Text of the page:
I recently replaced a kitchen sink for my clients that was so ugly, it broke my camera.
Well, that's not true, but it was ugly, and I did forget to take a picture of it. However, I got a picture of the hole it left behind.
Since I don't have a picture, I'll just explain that it was one of those old fake farmhouse sinks with lots of cracks and stains in the porcelain. It was making this nice clean kitchen look worn out.
So we added some easy "kitchen appeal" with this shiny new stainless steel sink:
As you can see, they've got stainless hardware and appliances, so this will be a perfect match. I've got a stainless sink in my own kitchen, and I must say that it holds up well to heavy use.
I also replaced this cracked bathroom pedestal sink. Only the bowl was cracked, so I was able to save time and money by leaving the pedestal in place.
Your intrepid local handyman has found another mystery:
Why are these deck boards rotting?
They're treated lumber, so they should be in good shape, but my clients tell me that they often get rotten wood in this same spot. They've had the boards replaced before, but this time the rot even extended into some of the framing supports.
After digging into the matter (as it were) I discovered that they usually keep planters on this spot. Normally even the planters shouldn't be a problem, but I suspect that there's a chemical reaction happening between the plant fertilizer that leaches onto the treated lumber.
Well, that's enough "science" for the day. Let's do some real work.
This looks bad, but it could have been worse. Most of the framing is actually in good shape, and we can even keep a few of the deck boards. I cut into it and pried out the rotten stuff, then replaced it with new wood. A bit hard on the back but not time-consuming.
Now we'll let the new wood cure and then call in the deck refinishers.
Need minor deck repairs? If you're in Asheville or Weaverville, give me a call. I'll be glad to help.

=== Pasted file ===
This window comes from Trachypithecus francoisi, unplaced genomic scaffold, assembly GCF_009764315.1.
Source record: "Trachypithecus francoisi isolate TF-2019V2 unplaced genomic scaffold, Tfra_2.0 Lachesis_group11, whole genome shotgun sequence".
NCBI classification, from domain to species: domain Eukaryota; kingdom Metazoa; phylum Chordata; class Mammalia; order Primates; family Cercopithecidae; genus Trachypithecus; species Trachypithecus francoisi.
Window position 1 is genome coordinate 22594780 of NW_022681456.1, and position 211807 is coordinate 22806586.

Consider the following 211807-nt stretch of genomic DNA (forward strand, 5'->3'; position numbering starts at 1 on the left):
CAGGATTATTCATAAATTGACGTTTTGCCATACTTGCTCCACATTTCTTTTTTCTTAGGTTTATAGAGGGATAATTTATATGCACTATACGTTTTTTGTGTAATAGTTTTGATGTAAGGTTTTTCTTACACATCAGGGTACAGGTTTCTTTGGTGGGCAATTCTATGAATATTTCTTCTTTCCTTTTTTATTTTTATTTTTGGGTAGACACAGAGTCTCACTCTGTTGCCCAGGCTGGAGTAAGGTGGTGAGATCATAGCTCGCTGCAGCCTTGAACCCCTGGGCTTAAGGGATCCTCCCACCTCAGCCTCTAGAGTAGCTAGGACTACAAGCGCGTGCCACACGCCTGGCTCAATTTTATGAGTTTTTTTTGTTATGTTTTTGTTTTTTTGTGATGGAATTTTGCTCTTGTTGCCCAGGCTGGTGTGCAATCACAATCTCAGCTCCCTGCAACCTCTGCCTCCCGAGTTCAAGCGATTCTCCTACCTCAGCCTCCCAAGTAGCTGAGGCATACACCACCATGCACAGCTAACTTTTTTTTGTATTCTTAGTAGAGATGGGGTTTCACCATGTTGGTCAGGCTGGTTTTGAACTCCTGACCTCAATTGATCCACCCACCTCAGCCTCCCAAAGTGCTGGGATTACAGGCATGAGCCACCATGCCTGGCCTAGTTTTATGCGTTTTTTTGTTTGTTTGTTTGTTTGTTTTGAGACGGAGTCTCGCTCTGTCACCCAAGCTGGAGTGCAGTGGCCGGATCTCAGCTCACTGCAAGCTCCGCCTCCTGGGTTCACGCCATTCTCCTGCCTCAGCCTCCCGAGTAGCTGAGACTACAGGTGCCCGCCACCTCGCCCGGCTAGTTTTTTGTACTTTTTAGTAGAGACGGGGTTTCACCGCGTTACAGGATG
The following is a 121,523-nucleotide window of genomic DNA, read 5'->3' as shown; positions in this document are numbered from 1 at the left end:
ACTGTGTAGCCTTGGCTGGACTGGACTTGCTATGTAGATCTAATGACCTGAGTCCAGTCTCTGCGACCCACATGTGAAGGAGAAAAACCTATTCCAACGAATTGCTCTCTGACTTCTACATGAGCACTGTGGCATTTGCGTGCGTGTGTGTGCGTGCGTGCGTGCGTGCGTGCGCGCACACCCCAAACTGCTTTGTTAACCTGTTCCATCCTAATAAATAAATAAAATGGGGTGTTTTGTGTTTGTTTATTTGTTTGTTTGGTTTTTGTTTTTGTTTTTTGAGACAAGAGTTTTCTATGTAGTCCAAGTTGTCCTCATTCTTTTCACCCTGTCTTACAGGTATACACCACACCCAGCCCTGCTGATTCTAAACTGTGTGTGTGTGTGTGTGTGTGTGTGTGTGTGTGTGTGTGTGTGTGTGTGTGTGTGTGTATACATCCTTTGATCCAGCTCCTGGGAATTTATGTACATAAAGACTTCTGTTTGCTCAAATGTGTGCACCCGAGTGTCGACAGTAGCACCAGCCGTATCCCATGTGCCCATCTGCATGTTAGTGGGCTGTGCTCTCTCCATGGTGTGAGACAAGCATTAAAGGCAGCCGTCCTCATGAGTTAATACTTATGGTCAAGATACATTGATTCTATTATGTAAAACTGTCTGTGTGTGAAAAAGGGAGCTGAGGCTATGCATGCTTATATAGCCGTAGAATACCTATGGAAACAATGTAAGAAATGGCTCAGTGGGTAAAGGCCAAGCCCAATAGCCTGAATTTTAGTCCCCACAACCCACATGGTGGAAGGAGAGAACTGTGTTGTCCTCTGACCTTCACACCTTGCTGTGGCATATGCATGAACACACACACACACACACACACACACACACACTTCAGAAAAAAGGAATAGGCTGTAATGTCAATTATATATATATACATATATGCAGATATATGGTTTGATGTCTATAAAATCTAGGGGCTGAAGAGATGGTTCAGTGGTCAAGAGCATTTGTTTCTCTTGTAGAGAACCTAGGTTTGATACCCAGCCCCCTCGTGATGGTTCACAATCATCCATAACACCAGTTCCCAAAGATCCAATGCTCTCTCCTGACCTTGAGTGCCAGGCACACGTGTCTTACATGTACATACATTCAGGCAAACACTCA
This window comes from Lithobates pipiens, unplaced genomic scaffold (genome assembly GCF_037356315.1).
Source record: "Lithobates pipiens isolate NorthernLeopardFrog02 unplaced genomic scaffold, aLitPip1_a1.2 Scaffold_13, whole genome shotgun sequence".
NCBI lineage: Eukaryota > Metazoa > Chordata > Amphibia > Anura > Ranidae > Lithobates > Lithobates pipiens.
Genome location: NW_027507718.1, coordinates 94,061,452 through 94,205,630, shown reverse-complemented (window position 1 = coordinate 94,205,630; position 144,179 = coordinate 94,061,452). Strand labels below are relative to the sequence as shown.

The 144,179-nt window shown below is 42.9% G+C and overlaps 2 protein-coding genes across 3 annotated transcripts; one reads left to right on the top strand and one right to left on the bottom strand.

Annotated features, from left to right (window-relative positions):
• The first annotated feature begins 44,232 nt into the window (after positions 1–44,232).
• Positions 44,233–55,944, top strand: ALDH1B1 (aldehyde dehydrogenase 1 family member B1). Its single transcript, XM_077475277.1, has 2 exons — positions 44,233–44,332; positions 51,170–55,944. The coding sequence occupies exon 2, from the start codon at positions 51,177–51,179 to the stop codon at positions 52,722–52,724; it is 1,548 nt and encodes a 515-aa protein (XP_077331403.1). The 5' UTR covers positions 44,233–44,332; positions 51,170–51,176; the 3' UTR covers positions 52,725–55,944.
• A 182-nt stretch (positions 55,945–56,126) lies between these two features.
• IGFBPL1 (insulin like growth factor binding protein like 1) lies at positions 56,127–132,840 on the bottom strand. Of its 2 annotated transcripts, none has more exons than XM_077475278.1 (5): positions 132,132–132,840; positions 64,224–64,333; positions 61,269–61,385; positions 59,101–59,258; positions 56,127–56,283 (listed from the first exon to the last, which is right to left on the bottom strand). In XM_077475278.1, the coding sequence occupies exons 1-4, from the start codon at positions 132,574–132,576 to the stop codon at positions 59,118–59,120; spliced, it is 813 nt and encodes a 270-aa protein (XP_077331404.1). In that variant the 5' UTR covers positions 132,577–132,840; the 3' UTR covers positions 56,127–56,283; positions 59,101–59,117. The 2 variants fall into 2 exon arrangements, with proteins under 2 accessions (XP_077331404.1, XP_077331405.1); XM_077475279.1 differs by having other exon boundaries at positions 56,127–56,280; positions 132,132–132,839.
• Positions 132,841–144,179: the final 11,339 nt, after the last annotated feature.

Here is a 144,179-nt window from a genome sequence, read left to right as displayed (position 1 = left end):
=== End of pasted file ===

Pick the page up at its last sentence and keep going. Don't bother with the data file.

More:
Last week I worked on a concrete floor that was having a few minor paint adhesion problems.
Just kidding about the "minor" part... most of the paint on the floor was peeling off in big sheets.
It seems that there was a moisture problem in the room which has since cleared up. No one reported any flooding, and the water was already gone when I did my weekly inspection. I don't know the source of the moisture, but I suspect it came in under the entrance door as a result of drainage problems caused by the construction going on next door.
After scraping up all the loose paint, I primed the surface with "Peel Bond". I mentioned this stuff in a previous post about fixing a peeling concrete ceiling. It's made for problem areas where paint won't adhere. This foyer gets some foot traffic, so this should be an excellent test of Peel Bond's durability.
After letting the Peel Bond dry over night, I came back and top coated the floor the next morning. Cutting in and rolling out really takes the least amount of time. Most of the work was in the prep.
I'll be interested to see how the Peel Bond holds up to foot traffic. It's held up so far on the ceilings I used it on, so I'm very optimistic about it.
This is one of those posts with a satisfying "1-2-3" demonstration.
One of my clients had an electrician replace a recessed "can" light in her ceiling with an outlet box for a track light fixture. Unfortunately the can light left a big hole in her ceiling, so she had me come over and patch it.
You can see the steps pretty clearly. First I cut a wooden piece to support the area, which will give that part of the ceiling more stability.
Next I added a small patch of Sheetrock, then covered it with a wider patch of reinforced mesh with metal screen. These are ready made patches with a sticky back. According to the manufacturer they don't actually need the wooden support, but I went ahead and added it anyway for extra durability.
Last but not least, I added two coats of quick-dry sheet rock mud, lightly sanded, primed and then repainted the ceiling. I could have painted just the area around the hole, but we didn't have the matching paint. Without matching paint , the patch would have been visible.
This looks like a quick job, but in reality it took most of a day because of the ceiling repaint. Here's a peek behind the scenes... as you can see, I try to be meticulous about putting drop cloths on everything. Spending a little extra effort here prevents a lot of headaches down the road!
If you need minor wall or ceiling repair on your Asheville or Weaverville home, please get in touch. I'll be glad to help.
What Our Clients Are Saying
"Arthur is that rare professional handyman who is totally reliable; fairly priced; pro-active in communications; honest; punctual; skilled -- and a really nice guy."
"Arthur is a great resource to have here in our area. He's prompt, professional, does great work and is cost effective. I'll definitely use him again!"
Email US AT:
Mars Hill and Weaverville
Arden and Fletcher